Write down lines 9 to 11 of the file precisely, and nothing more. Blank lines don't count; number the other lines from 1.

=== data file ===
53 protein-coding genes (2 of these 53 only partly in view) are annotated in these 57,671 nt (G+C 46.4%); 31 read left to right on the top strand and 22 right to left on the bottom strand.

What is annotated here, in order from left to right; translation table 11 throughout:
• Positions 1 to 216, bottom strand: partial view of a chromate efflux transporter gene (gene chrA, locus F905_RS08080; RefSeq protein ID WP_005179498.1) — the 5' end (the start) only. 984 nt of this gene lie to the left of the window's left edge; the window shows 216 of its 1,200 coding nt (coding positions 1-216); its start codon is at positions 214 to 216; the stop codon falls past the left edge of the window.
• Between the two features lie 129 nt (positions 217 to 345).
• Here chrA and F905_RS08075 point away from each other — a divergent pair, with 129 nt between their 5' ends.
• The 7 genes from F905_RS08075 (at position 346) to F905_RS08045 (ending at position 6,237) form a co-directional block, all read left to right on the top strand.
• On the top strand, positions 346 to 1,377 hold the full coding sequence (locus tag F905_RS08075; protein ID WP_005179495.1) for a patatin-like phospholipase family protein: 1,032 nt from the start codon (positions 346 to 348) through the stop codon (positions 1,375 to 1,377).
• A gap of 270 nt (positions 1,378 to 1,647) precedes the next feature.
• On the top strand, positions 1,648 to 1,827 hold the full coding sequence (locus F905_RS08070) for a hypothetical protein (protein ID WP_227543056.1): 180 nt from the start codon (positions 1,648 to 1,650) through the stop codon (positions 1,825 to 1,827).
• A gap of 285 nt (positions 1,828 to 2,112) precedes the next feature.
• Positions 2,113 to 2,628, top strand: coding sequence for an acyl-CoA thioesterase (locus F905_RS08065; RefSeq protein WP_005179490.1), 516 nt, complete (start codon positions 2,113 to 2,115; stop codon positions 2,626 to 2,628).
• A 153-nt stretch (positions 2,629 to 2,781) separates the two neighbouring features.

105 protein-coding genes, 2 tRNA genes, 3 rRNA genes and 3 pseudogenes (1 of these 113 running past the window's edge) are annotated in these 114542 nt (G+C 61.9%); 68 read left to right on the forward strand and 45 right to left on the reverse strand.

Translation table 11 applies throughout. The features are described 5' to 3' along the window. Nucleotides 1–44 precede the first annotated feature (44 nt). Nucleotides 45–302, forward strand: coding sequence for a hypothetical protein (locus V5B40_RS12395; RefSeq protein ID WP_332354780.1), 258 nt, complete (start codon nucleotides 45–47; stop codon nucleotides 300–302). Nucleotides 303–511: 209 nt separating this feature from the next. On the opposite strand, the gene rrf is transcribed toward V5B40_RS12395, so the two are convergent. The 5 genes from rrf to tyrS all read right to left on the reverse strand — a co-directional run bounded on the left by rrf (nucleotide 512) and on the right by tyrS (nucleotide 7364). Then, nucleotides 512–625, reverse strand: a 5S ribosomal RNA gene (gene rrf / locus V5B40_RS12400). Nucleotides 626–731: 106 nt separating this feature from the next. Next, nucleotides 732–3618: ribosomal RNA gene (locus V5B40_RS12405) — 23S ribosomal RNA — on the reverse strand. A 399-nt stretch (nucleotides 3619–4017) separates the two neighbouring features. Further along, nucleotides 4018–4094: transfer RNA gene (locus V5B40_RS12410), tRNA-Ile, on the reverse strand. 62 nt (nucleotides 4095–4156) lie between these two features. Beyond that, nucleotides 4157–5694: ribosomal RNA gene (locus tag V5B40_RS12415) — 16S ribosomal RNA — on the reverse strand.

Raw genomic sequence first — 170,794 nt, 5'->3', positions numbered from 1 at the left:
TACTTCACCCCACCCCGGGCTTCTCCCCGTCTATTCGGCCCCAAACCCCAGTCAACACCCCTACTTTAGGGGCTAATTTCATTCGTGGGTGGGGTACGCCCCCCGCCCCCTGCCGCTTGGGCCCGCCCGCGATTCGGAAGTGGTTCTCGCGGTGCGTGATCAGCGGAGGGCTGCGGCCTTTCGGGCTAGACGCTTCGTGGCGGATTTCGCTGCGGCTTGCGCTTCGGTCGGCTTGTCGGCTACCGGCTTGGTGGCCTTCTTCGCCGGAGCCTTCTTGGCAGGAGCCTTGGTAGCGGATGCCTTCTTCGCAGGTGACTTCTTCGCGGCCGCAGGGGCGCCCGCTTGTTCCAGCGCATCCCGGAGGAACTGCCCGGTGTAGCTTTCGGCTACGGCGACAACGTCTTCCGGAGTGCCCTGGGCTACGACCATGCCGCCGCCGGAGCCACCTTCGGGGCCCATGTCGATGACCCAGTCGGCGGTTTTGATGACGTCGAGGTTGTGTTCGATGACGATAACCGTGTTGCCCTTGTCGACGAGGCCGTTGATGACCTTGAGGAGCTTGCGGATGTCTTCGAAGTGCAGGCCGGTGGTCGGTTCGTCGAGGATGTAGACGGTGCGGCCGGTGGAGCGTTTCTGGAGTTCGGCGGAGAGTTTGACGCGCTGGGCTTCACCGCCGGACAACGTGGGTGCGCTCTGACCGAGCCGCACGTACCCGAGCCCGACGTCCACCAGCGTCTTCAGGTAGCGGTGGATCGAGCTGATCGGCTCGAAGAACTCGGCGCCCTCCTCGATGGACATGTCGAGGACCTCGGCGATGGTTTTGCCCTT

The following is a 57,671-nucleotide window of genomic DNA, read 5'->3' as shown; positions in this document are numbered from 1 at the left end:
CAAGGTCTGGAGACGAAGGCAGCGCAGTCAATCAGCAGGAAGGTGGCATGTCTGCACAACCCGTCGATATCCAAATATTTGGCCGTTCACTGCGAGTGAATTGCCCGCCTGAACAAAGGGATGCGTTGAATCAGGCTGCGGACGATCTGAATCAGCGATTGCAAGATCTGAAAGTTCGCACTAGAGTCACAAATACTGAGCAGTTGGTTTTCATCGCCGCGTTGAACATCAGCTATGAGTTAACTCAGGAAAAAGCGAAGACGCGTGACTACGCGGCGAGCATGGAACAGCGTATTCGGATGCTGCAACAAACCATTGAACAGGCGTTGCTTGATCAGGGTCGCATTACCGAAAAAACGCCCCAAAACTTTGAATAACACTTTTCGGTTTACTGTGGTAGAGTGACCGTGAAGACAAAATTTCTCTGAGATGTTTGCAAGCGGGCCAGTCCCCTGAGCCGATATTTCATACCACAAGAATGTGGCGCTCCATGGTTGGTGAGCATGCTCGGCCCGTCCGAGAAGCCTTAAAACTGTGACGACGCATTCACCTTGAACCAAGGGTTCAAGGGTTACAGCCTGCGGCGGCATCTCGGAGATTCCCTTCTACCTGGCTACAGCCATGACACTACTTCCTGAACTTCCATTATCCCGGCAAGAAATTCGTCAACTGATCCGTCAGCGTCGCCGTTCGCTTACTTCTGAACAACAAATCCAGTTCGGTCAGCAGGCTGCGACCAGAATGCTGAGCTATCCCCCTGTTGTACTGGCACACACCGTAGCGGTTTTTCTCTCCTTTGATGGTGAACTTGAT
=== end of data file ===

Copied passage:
• On the top strand, positions 1,648 to 1,827 hold the full coding sequence (locus F905_RS08070) for a hypothetical protein (protein ID WP_227543056.1): 180 nt from the start codon (positions 1,648 to 1,650) through the stop codon (positions 1,825 to 1,827).
• A gap of 285 nt (positions 1,828 to 2,112) precedes the next feature.
• Positions 2,113 to 2,628, top strand: coding sequence for an acyl-CoA thioesterase (locus F905_RS08065; RefSeq protein WP_005179490.1), 516 nt, complete (start codon positions 2,113 to 2,115; stop codon positions 2,626 to 2,628).